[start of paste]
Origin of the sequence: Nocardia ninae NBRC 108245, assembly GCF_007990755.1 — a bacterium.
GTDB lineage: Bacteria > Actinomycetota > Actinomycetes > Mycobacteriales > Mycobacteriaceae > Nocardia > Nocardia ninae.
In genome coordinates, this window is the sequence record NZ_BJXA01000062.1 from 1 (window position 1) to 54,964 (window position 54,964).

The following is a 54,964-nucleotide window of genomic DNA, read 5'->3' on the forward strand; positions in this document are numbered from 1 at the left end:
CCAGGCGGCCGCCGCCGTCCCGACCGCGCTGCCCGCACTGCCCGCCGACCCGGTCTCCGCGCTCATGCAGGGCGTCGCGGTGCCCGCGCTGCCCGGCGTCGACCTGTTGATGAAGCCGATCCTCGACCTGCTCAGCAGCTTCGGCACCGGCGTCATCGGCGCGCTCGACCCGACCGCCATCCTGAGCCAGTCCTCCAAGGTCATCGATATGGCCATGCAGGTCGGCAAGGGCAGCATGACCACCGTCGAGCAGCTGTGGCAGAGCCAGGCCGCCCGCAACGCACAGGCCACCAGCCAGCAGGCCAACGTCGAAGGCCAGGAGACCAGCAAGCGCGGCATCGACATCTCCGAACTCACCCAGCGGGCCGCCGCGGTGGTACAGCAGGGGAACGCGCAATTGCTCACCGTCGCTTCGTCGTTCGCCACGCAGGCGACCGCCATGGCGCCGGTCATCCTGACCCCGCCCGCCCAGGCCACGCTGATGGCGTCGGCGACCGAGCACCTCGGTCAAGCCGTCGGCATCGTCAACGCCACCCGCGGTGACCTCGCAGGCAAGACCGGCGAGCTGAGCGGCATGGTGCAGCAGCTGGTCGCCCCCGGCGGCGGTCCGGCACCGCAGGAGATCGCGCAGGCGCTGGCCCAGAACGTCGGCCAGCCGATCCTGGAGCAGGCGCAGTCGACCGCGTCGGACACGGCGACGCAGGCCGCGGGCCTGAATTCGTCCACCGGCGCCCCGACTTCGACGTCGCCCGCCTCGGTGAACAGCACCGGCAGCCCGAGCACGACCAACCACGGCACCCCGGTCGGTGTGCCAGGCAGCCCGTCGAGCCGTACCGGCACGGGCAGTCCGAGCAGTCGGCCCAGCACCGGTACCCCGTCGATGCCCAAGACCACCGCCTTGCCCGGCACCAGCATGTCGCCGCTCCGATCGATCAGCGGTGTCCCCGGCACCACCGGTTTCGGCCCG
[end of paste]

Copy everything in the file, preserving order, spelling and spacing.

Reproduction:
Origin of the sequence: Nocardia ninae NBRC 108245, assembly GCF_007990755.1 — a bacterium.
GTDB lineage: Bacteria > Actinomycetota > Actinomycetes > Mycobacteriales > Mycobacteriaceae > Nocardia > Nocardia ninae.
In genome coordinates, this window is the sequence record NZ_BJXA01000062.1 from 1 (window position 1) to 54,964 (window position 54,964).

The following is a 54,964-nucleotide window of genomic DNA, read 5'->3' on the forward strand; positions in this document are numbered from 1 at the left end:
CCAGGCGGCCGCCGCCGTCCCGACCGCGCTGCCCGCACTGCCCGCCGACCCGGTCTCCGCGCTCATGCAGGGCGTCGCGGTGCCCGCGCTGCCCGGCGTCGACCTGTTGATGAAGCCGATCCTCGACCTGCTCAGCAGCTTCGGCACCGGCGTCATCGGCGCGCTCGACCCGACCGCCATCCTGAGCCAGTCCTCCAAGGTCATCGATATGGCCATGCAGGTCGGCAAGGGCAGCATGACCACCGTCGAGCAGCTGTGGCAGAGCCAGGCCGCCCGCAACGCACAGGCCACCAGCCAGCAGGCCAACGTCGAAGGCCAGGAGACCAGCAAGCGCGGCATCGACATCTCCGAACTCACCCAGCGGGCCGCCGCGGTGGTACAGCAGGGGAACGCGCAATTGCTCACCGTCGCTTCGTCGTTCGCCACGCAGGCGACCGCCATGGCGCCGGTCATCCTGACCCCGCCCGCCCAGGCCACGCTGATGGCGTCGGCGACCGAGCACCTCGGTCAAGCCGTCGGCATCGTCAACGCCACCCGCGGTGACCTCGCAGGCAAGACCGGCGAGCTGAGCGGCATGGTGCAGCAGCTGGTCGCCCCCGGCGGCGGTCCGGCACCGCAGGAGATCGCGCAGGCGCTGGCCCAGAACGTCGGCCAGCCGATCCTGGAGCAGGCGCAGTCGACCGCGTCGGACACGGCGACGCAGGCCGCGGGCCTGAATTCGTCCACCGGCGCCCCGACTTCGACGTCGCCCGCCTCGGTGAACAGCACCGGCAGCCCGAGCACGACCAACCACGGCACCCCGGTCGGTGTGCCAGGCAGCCCGTCGAGCCGTACCGGCACGGGCAGTCCGAGCAGTCGGCCCAGCACCGGTACCCCGTCGATGCCCAAGACCACCGCCTTGCCCGGCACCAGCATGTCGCCGCTCCGATCGATCAGCGGTGTCCCCGGCACCACCGGTTTCGGCCCG